6. An optional sermon closes the Liturgy of the Word on most days.
        7. On Sundays and feast days, the Credo, a statement of beliefs, comes after the sermon.
      3. Liturgy of the Eucharist (Reenactment of the Last Supper)
        1. The Offertory
          • Sung by the choir as the priest prepares bread and wine for communion
          • A florid chant on a psalm text
          • Followed by spoken prayers and the Secret, a prayer read in silence by the priest
        2. The Sanctus (Holy, Holy, Holy)
          • Preceded by the Preface, a dialogue between the priest and choir
          • The text begins with the angelic chorus of praise from Isaiah 6:3.
          • The priest then speaks the Canon, which includes the consecration of the bread and wine.
          • The priest sings the Lord’s Prayer.
        3. The Agnus Dei (Lamb of God)
          • Sung by the choir
          • Adapted from a litany
          • The priest takes communion on behalf of all assembled (instead of sharing it, as was the custom earlier and again today).
        4. The Communion
          • Sung by the choir after the priest takes communion
          • The text is based on a psalm.
          • The priest intones the Postcommunion prayer.
        5. Ite, missa est (dismissal)
          • The priest chants the dismissal.
          • The choir responds.
          • The name for the service comes from missa (“Mass” in English).
        6. St. Basil (ca. 330-378) commented on the power of music to help listeners receive the message of the text (see HWM Figure 3.2).
  3. The Office
    1. A series of eight services celebrated daily (see HWM Figure 3.3)
    2. Members of monasteries and convents observe both the Office and the Mass.
    3. The Rule of St. Benedict (ca. 530) codified practices for monastic life.
    4. The musical elements of the Office
      1. Several psalms
        1. A chant (antiphon) would be sung before and after the psalm.
        2. Over the course of a normal week, all 150 psalms would be sung at least once.
      2. Bible readings with musical responses called responsories
      3. Hymns
      4. Canticles (poems from the Bible, but not part of the Book of Psalms)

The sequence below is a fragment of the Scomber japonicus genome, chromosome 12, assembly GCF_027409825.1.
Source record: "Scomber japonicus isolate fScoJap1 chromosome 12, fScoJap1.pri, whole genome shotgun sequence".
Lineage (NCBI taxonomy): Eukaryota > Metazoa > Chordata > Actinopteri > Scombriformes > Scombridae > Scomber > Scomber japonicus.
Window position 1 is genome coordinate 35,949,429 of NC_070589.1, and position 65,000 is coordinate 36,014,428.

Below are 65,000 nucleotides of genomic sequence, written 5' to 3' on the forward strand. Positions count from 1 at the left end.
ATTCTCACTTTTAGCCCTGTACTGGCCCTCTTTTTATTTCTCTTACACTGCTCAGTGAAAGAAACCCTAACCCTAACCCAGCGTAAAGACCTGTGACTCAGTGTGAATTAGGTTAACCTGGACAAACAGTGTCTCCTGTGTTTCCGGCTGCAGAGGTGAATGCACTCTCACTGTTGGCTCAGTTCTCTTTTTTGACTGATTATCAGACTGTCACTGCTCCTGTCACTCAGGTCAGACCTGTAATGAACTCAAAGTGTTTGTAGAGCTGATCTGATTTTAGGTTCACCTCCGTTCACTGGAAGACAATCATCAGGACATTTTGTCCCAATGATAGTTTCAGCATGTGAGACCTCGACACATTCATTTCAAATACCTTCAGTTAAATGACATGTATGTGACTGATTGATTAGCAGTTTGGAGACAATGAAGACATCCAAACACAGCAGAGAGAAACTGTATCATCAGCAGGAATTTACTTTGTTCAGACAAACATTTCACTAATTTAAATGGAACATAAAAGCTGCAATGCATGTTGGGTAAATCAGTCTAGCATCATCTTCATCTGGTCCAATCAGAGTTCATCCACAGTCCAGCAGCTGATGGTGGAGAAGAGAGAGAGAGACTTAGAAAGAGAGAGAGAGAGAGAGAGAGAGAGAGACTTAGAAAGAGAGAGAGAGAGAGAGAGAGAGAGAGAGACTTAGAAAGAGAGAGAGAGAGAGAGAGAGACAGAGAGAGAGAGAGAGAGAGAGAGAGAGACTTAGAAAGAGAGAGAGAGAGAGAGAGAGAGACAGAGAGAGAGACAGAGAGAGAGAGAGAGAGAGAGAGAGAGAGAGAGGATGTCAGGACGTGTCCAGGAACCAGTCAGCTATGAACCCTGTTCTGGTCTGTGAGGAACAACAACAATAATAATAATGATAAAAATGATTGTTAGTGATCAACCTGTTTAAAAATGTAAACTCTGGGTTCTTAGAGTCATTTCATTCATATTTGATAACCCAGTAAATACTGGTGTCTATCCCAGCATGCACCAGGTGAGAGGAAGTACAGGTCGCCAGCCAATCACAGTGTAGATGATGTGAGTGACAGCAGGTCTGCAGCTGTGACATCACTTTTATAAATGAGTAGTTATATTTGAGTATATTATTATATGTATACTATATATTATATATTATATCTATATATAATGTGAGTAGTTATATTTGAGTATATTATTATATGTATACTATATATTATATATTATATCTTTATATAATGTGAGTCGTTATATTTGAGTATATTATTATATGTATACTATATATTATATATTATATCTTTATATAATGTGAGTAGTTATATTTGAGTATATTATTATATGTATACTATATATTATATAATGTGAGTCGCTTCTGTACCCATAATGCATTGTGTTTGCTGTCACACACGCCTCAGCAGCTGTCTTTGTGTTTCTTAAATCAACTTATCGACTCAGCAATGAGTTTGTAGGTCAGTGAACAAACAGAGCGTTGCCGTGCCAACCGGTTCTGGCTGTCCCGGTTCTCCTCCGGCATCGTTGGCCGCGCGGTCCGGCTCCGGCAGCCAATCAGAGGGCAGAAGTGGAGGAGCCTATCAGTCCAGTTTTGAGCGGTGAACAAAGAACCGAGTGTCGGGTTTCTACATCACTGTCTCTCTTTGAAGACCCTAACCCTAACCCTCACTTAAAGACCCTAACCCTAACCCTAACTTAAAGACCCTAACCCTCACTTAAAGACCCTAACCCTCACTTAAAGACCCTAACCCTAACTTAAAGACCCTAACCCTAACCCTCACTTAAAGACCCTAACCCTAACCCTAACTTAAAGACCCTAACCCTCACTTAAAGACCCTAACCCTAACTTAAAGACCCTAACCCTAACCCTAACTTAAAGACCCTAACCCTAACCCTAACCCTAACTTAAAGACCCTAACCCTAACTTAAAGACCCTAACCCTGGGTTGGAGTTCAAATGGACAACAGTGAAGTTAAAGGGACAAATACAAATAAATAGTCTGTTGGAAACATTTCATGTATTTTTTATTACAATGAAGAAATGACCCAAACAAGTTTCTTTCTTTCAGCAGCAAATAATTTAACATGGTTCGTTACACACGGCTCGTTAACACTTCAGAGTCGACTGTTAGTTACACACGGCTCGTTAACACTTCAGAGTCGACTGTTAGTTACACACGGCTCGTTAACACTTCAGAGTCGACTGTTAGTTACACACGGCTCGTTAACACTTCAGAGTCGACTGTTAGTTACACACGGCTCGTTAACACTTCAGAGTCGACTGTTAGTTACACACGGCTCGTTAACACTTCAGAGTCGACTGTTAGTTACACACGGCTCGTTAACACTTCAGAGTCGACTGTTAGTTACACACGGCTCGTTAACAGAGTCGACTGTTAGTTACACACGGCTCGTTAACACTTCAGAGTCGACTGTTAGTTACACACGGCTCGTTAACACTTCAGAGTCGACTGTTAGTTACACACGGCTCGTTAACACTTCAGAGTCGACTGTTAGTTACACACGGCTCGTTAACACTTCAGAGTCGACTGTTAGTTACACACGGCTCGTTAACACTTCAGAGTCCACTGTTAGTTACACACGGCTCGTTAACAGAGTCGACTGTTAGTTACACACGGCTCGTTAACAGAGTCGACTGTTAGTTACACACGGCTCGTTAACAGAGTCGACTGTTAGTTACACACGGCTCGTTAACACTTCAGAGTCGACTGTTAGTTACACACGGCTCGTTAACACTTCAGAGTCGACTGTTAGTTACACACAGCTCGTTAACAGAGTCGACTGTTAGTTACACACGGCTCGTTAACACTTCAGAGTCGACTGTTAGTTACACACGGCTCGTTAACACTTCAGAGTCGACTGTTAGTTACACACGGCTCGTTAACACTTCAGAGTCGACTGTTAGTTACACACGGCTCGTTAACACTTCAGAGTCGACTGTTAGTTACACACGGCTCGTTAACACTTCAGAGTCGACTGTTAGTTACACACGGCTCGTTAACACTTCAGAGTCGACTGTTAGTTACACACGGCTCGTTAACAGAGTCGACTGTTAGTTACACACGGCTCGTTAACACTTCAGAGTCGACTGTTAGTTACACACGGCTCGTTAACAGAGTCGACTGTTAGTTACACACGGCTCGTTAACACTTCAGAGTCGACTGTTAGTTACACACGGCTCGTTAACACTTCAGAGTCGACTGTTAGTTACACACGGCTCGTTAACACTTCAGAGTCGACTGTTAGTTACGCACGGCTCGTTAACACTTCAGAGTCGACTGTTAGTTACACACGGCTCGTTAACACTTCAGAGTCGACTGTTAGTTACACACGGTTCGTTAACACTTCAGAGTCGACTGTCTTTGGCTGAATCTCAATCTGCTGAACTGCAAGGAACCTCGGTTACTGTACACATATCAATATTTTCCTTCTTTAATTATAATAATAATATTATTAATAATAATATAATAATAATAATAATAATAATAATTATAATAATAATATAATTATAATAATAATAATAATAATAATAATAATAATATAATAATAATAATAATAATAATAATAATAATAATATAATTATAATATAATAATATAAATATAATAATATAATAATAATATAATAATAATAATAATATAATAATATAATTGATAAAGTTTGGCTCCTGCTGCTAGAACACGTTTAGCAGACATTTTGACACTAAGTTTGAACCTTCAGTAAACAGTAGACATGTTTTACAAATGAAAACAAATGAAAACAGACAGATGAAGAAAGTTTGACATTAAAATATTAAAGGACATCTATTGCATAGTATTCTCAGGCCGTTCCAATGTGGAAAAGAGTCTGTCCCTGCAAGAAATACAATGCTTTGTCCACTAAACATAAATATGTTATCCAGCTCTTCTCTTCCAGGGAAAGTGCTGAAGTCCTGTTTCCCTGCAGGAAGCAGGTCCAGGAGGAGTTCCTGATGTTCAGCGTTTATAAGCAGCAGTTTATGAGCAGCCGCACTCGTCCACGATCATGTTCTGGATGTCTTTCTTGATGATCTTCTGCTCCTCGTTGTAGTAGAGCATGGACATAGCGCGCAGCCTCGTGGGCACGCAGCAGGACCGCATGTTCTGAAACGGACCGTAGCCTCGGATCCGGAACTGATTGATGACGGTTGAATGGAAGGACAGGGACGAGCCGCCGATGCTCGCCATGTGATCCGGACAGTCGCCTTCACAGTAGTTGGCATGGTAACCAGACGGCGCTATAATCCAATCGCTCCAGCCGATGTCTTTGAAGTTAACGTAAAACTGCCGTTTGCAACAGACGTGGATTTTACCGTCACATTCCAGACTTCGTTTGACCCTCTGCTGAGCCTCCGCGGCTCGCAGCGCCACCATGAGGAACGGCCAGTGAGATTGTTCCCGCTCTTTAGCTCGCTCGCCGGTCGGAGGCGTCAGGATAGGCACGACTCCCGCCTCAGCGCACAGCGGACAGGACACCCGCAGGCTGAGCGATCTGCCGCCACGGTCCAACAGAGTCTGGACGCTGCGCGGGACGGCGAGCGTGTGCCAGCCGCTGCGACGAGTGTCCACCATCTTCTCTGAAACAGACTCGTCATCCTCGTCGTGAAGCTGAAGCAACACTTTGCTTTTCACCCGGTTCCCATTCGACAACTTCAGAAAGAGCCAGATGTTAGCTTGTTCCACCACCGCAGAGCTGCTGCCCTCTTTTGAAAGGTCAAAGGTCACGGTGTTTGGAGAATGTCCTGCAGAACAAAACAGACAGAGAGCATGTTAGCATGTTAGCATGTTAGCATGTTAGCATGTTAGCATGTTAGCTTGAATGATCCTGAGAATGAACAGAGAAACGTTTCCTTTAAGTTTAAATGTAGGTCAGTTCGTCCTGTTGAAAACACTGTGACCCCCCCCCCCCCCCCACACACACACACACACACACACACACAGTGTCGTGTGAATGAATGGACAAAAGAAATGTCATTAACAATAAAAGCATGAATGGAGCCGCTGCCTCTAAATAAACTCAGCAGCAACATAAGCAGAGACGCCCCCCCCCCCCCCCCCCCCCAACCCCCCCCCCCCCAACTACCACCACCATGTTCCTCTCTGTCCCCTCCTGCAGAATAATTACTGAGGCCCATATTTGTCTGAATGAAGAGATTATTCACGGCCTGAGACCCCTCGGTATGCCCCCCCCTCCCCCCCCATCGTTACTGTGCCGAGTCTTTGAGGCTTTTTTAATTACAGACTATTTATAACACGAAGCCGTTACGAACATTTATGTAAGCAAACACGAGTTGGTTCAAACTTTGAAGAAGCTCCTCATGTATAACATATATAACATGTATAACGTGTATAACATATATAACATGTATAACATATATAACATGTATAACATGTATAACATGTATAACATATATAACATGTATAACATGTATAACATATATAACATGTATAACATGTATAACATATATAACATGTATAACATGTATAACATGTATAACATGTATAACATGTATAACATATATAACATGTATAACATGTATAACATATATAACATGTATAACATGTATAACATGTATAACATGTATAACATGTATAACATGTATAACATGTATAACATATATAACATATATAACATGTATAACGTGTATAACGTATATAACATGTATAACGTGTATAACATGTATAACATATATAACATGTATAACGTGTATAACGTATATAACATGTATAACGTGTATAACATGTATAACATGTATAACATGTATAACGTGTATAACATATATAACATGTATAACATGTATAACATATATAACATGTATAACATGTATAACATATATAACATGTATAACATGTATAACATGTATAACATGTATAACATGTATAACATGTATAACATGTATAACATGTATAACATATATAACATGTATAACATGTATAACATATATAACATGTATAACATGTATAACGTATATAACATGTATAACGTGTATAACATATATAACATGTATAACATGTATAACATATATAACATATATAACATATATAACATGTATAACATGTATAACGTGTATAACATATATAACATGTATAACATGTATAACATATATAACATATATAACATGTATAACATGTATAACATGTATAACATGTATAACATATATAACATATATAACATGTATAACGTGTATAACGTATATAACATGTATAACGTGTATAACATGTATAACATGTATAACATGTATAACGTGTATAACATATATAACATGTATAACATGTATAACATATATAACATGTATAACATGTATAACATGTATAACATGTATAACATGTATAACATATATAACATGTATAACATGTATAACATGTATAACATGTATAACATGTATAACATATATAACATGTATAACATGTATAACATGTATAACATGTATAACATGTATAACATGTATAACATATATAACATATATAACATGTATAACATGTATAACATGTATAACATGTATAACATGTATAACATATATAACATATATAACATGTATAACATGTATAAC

5. Egeria (HWM Source Reading, page 27) described Matins.
  4. Liturgical Books
    1. Books were copied by hand in the Middle Ages.
    2. Books for the Mass
      1. Texts are in the Missal
      2. Chants are in the Gradual
    3. Books for the Office
      1. Texts are in the Breviary
      2. Chants are in the Antiphoner
    4. Modern books
      1. In the nineteenth century, the monks of Solesmes edited the official chant books, including the Gradual and Antiphoner.
      2. The Liber Usualis (Book of Common Use)
        1. The most frequently used chants were collected into the Liber Usualis by Solesmes monks.
        2. The chants of NAWM 3 and 4 come from the Liber Usualis.
  5. Characteristics of Chant
    1. Manner of performance
      1. Responsorial: soloist alternates with the choir or congregation
      2. Antiphonal: two halves of the choir alternate singing
      3. Direct: no alternation
      4. Some chant genres descend from these practices though their structure has changed.
        1. Introit and Communion were originally antiphonal psalms.
        2. The Gradual and Alleluia were originally responsorial.
        3. By the late Middle Ages, all four were performed responsorially.
    2. Text-setting
      1. Syllabic: chants in which almost every syllable has one note
      2. Neumatic (from neume): chants in which each syllable has from one to six notes
      3. Melismatic: chants that include melismas (long melodic passages on a single syllable)
      4. Some chants have different text-setting styles within the same chant.
    3. Recitation formulas
      1. Formulas that can be used with many different texts
      2. Even fully composed melodies sometimes reflect an underlying formula.or servants.
    4. Melody and declamation